I occasionally find myself traveling in remote locations, so I recently took an Emergency Medical Technician course at my local community college in order to gain some semblance of a clue as to how to respond to a medical emergency.
The practical portion of the course called for working a number of shifts in both the back of an ambulance and in the emergency room, and the level of costly self-destruction that I saw was appalling.
Contrary to the denizens of the ER on popular TV shows, none of my patients threatened to infect the hospital staff with some nasty new bug previously unknown to science, and very few had sustained any serious trauma, much less something truly interesting (such as the patient who stumbles into the ER with a hatchet embedded in his skull).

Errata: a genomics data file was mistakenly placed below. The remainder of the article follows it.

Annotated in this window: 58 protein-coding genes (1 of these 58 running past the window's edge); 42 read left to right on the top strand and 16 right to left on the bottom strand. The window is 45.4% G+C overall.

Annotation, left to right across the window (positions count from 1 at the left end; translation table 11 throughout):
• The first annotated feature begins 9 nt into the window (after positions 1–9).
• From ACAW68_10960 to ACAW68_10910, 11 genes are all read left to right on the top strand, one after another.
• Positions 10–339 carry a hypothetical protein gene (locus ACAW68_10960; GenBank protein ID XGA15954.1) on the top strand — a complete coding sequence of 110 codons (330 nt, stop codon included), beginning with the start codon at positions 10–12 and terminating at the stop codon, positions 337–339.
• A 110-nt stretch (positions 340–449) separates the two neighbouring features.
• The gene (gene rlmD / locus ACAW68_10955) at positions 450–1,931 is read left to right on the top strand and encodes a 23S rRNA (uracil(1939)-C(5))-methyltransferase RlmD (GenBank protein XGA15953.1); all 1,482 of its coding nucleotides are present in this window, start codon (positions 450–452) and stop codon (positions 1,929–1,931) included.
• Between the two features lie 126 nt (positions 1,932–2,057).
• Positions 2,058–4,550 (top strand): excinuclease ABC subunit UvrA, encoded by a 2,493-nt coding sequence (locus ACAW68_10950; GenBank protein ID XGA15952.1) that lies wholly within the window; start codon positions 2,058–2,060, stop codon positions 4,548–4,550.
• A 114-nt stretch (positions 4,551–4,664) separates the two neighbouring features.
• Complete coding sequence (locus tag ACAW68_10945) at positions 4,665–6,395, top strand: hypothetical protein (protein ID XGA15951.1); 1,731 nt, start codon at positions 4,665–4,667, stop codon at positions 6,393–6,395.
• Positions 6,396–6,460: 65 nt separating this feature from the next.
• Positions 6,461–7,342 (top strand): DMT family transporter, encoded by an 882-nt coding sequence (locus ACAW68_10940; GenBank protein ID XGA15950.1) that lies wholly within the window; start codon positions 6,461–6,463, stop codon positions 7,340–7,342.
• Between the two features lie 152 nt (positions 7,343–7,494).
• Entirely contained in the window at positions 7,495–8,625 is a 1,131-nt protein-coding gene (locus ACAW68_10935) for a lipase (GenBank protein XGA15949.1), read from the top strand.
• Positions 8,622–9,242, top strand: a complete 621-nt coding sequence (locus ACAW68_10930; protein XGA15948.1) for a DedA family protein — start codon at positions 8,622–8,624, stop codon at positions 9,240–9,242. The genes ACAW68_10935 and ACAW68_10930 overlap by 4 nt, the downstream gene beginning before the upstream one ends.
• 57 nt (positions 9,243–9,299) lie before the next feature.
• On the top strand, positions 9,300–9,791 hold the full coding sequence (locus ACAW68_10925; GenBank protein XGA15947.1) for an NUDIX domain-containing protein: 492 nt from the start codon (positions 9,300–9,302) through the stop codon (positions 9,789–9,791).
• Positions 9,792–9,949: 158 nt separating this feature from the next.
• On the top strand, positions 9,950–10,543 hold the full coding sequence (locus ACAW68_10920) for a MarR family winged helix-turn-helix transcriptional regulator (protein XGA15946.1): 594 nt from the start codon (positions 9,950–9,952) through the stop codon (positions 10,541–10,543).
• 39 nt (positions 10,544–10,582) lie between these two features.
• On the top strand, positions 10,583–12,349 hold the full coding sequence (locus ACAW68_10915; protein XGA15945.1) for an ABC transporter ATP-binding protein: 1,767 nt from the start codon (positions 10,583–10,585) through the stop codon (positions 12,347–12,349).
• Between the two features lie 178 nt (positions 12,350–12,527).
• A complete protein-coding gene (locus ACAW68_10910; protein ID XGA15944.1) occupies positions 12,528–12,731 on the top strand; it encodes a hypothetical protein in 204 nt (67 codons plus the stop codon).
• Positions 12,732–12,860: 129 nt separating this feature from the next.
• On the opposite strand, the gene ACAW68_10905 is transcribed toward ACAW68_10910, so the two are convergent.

Instead, we regularly confronted the inevitable result of years of self-destructive behavior.
Twice I was called to the home of a 300+ pound behemoth who had fallen off the toilet and couldn’t get up (the spouse called 911). Neither of these patients consented to be taken to the hospital, so our “treatment” consisted of lifting them up, helping them dress and moving them back to their living room recliners – while maintaining what microscopic shred of dignity was possible in such circumstances.
To no one’s surprise, these patients were diabetic, as were the vast majority of other people who found their way into the ambulance or the ER.
Diabetes, however, was rarely the patient’s only problem. When summoned to a residence, EMS crews always ask what medications the patient is taking, and more often than not, a family member would return with a Walmart bag stuffed with prescription containers.
Try not to think of who is paying for these medications (Hint: it isn’t the patient).
As others have pointed out, none of this is remotely sustainable. It is a shame that most of my younger classmates (eager consumers of popular brands of sugar-water) didn’t seem to be paying attention.